Two new education initiatives for young Ohio children are colliding this year, putting thousands more students at risk of failing the third grade.
One initiative, the Common Core standards, requires schools to give more rigorous instruction and administer more difficult tests. The first round was administered two months ago, and next year the tests will be even harder as all questions will be aligned with the national Common Core.
The other mandate, the Third Grade Reading Guarantee, requires schools to provide reading intervention for elementary students. If they’re not reading at a specified level by the end of third grade, they’re held back.
Figuring out how many students may be retained can be tricky.
The state won’t give a score yet that will be used to predict whether a student is likely to spend another year in third-grade reading instruction.
However, using 2012 test results — before the tests got tougher this year — 17,079 third-graders scored low enough to have been considered for retention.
Some schools are looking at test results from two months ago and taking into account what is likely to be learned before the next round of tests to estimate how many students are at risk for retention.
Akron has identified 438 students, or about 25 percent of all third-graders, who would likely qualify for retention if scores do not improve.
Of those students, 163 have at least one learning disability — whether cognitive, behavioral or physical. These students took the test, scored below the state cutoff for advancement, and may or may not be held back because of their disabilities.
That leaves, conservatively, 275 students who are on track to repeat third grade, which means next year’s third-grade class could grow by 275 students.
Akron administrators can’t simply herd the retained students into one building and hire 11 more teachers to educate them. Retained students, instead, would continue to receive third-grade reading instruction while moving along in other subjects.
To accommodate the influx of retained students, Akron would be required to increase class sizes and inevitably divide any third-grade room that exceeds 30 students into two classes. That scenario has left some Akron administrators expecting additional teachers next year to be closer to 20.
“I think it’s going to have a huge ripple effect through multiple budgets, including staffing and intervention programs,” said Ellen McWilliams, director of curriculum and instruction, as well as assistant superintendent, for Akron schools.
When McWilliams received the preliminary results of the test, she noticed a dip in the number of students scoring proficient. Year-over-year scores dropped from 45 percent proficient to 38 percent, similar to a statewide drop from 64.6 percent last year to 56.9 percent this year, according to statistics that will be released in their entirety today.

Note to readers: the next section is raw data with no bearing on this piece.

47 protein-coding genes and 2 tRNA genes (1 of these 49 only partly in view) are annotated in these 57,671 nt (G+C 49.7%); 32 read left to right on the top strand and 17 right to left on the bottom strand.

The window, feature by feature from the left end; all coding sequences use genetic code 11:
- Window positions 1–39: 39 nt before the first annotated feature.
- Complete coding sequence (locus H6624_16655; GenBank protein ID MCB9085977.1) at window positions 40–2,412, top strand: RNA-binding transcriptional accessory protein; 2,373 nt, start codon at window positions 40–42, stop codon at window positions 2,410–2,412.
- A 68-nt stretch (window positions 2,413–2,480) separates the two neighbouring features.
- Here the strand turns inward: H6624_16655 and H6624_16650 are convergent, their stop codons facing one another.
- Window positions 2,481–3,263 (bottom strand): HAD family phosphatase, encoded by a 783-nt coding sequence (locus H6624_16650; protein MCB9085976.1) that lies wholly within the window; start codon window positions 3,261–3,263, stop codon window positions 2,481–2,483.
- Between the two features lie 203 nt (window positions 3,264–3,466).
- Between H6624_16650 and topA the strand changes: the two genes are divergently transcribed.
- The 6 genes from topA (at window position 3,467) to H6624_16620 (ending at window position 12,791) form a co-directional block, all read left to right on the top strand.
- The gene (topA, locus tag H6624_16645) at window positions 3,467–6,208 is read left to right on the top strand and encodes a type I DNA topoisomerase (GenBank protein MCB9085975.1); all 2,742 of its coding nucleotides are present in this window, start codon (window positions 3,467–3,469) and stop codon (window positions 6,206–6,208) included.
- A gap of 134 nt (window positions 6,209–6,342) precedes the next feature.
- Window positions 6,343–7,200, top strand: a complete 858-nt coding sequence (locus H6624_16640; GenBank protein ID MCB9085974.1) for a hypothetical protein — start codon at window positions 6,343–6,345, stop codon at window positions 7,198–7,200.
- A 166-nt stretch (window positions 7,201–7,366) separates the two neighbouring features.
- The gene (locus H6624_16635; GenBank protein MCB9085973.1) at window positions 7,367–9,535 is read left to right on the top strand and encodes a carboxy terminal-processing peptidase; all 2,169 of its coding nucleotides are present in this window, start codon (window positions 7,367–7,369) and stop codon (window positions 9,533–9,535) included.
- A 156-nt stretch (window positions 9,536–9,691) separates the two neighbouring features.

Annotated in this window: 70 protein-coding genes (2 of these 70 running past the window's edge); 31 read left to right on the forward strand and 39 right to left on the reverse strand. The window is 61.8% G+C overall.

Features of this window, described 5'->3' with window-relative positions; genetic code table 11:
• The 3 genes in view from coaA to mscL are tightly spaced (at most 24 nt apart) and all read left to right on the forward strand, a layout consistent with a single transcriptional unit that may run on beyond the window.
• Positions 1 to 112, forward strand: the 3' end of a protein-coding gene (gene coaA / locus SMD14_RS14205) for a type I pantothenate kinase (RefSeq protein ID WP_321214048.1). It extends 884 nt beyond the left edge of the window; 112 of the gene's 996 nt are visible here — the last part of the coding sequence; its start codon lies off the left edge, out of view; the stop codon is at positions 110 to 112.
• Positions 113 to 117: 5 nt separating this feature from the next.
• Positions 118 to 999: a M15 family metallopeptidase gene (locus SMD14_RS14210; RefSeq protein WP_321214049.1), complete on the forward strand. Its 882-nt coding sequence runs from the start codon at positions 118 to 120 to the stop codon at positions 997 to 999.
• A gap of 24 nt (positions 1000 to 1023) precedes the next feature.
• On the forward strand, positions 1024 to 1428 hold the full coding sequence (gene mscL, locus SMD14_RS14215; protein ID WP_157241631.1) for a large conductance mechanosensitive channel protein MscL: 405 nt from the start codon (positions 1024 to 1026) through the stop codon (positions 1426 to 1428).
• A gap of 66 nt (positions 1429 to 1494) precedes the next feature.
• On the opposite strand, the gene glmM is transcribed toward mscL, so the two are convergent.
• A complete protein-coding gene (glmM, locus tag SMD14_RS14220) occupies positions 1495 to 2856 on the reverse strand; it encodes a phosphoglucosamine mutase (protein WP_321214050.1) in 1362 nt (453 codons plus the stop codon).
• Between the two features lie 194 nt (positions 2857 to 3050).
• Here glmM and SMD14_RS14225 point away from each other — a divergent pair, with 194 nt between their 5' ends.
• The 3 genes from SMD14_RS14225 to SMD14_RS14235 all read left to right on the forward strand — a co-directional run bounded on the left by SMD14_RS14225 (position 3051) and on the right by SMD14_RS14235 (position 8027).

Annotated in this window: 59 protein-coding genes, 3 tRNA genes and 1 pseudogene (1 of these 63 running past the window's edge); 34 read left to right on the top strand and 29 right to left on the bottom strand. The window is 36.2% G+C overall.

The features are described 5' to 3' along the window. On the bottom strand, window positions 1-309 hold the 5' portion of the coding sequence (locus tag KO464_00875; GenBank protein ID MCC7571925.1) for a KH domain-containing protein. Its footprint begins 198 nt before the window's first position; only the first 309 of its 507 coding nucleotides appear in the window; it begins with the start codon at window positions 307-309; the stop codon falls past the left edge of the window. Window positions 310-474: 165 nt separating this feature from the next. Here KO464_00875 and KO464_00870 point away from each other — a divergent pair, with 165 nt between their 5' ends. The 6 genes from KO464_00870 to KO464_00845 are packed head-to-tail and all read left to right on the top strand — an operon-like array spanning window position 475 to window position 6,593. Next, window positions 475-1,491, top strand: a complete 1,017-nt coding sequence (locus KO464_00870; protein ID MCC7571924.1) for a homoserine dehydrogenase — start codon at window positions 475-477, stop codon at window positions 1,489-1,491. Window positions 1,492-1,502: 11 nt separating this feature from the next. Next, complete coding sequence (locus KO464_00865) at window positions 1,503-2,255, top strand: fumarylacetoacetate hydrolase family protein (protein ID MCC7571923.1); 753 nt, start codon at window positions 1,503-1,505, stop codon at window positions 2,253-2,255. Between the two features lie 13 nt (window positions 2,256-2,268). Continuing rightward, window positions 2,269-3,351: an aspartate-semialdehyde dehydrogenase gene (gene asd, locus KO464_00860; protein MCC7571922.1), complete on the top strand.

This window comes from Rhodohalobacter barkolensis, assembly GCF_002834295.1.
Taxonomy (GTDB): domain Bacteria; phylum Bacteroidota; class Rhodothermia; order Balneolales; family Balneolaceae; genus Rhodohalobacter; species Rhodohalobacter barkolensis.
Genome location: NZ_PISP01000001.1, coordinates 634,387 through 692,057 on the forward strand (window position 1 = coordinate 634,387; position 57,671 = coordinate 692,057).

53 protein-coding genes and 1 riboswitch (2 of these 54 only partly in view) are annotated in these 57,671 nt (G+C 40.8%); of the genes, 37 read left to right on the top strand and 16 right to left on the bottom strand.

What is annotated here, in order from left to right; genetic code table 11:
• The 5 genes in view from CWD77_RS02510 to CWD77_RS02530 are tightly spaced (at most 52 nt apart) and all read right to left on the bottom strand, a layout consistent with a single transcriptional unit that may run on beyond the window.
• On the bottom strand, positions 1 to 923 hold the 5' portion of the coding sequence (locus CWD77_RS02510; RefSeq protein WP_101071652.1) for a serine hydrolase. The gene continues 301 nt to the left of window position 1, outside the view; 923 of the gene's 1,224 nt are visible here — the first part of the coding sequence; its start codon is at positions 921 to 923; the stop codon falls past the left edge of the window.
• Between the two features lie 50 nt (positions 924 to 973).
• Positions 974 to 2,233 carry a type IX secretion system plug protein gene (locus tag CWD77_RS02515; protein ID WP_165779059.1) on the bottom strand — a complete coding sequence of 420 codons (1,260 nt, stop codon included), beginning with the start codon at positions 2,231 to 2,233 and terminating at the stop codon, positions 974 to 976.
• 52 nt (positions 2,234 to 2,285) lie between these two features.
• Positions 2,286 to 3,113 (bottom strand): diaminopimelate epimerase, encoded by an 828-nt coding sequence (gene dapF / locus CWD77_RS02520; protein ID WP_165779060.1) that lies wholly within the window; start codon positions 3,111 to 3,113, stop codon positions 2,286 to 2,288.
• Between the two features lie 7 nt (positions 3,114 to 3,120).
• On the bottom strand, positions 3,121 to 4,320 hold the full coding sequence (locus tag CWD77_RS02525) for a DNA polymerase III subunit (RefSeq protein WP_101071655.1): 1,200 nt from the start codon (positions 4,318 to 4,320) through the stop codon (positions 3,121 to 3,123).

McWilliams checked comparable schools across the state for context.
“Everyone that I contacted was in the range of a 3 percent drop to 9 percent drop,” McWilliams said.
Even affluent and typically higher-performing districts saw a decline in average test scores and said they believe the tougher test may be the reason.
“The state is taking out the non-Common Core questions. We were wondering if that played into it, but again our scores didn’t drop dramatically,” said Doreen Osmun, assistant superintendent for Hudson schools, which fell three percentage points.
State officials say the tests aren’t more difficult.
Although the new standards are more rigorous, and the state is selecting — for the first time — test questions aligned with those new standards, “The assessment would still maintain the same level of rigor to be consistent with all other preceding test forms that came before it,” said Sasheen Phillips, senior executive director for the Ohio Department of Education’s Center for Curriculum and Assessment.
During a conference call with reporters, Ohio Superintendent Richard Ross cautioned against being short-sighted regarding the fail rate. The cost for retaining children should pale in comparison to the consequences of passing along a student who cannot read, he said.
Lacking basic reading skills is a recipe for failure with costly consequences as early as high school, he said.
“One day they just don’t show up. They just fade away. Out of sight, out of mind, and that must stop,” Ross said.
When asked if the state has calculated the cost of the new standards, he said that it’s not about cost, but rather “allocation of resources.”
“That’s a question I hear often. Again, it goes back to the teaching across the subject areas and how we do teach reading and how we do structure schools,” Ross said, advocating the teaching of literacy in all subjects.
Earlier this year, the Beacon Journal used spring 2012 test scores to estimate the additional cost of retaining children who were not performing at an adequate level. In that analysis, 17,079 children scored low enough to qualify for retention. Unless they are brought up to grade level, taxpayers could expend an additional $123 million, based on the average cost to educate a student.
What happens in the spring, and next year when the entire test is aligned to the new standards, is unknown. One thing is sure, local school administrators have been told.
“There is going to be a drop, because we are raising the bar,” McWillliams said. “The Ohio Department of Education has been warning districts for the past two years. ... They’ve been bracing and preparing all districts that results are going to be lower.”
Doug Livingston can be reached at 330-996-3792 or email@example.com.